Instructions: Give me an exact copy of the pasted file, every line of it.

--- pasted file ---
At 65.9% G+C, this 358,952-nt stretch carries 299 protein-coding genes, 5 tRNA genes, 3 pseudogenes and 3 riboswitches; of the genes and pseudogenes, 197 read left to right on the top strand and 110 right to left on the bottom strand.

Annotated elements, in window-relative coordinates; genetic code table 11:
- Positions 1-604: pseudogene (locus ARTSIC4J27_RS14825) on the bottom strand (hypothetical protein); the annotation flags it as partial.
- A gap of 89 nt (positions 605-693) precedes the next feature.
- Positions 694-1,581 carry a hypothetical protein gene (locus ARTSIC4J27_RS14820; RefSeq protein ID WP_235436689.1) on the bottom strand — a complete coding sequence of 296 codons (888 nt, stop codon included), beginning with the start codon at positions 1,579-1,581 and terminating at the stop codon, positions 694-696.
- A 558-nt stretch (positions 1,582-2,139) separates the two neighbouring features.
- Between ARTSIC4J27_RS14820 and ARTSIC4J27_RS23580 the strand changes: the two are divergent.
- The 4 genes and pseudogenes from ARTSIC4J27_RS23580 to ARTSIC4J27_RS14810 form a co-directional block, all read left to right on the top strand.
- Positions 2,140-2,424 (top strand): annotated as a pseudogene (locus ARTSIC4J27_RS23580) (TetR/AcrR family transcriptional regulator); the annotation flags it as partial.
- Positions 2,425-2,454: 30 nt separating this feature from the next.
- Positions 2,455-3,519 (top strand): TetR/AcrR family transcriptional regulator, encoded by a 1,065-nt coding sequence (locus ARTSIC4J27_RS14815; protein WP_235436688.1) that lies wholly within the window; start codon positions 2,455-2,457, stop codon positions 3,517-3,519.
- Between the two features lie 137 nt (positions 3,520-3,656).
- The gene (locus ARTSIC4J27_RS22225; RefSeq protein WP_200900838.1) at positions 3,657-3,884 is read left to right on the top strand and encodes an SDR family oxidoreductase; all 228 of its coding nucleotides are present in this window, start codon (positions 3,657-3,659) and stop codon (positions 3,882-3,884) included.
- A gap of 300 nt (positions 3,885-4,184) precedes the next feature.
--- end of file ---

At 65.9% G+C, this 358,952-nt stretch carries 299 protein-coding genes, 5 tRNA genes, 3 pseudogenes and 3 riboswitches; of the genes and pseudogenes, 197 read left to right on the top strand and 110 right to left on the bottom strand.

Annotated elements, in window-relative coordinates; genetic code table 11:
- Positions 1-604: pseudogene (locus ARTSIC4J27_RS14825) on the bottom strand (hypothetical protein); the annotation flags it as partial.
- A gap of 89 nt (positions 605-693) precedes the next feature.
- Positions 694-1,581 carry a hypothetical protein gene (locus ARTSIC4J27_RS14820; RefSeq protein ID WP_235436689.1) on the bottom strand — a complete coding sequence of 296 codons (888 nt, stop codon included), beginning with the start codon at positions 1,579-1,581 and terminating at the stop codon, positions 694-696.
- A 558-nt stretch (positions 1,582-2,139) separates the two neighbouring features.
- Between ARTSIC4J27_RS14820 and ARTSIC4J27_RS23580 the strand changes: the two are divergent.
- The 4 genes and pseudogenes from ARTSIC4J27_RS23580 to ARTSIC4J27_RS14810 form a co-directional block, all read left to right on the top strand.
- Positions 2,140-2,424 (top strand): annotated as a pseudogene (locus ARTSIC4J27_RS23580) (TetR/AcrR family transcriptional regulator); the annotation flags it as partial.
- Positions 2,425-2,454: 30 nt separating this feature from the next.
- Positions 2,455-3,519 (top strand): TetR/AcrR family transcriptional regulator, encoded by a 1,065-nt coding sequence (locus ARTSIC4J27_RS14815; protein WP_235436688.1) that lies wholly within the window; start codon positions 2,455-2,457, stop codon positions 3,517-3,519.
- Between the two features lie 137 nt (positions 3,520-3,656).
- The gene (locus ARTSIC4J27_RS22225; RefSeq protein WP_200900838.1) at positions 3,657-3,884 is read left to right on the top strand and encodes an SDR family oxidoreductase; all 228 of its coding nucleotides are present in this window, start codon (positions 3,657-3,659) and stop codon (positions 3,882-3,884) included.
- A gap of 300 nt (positions 3,885-4,184) precedes the next feature.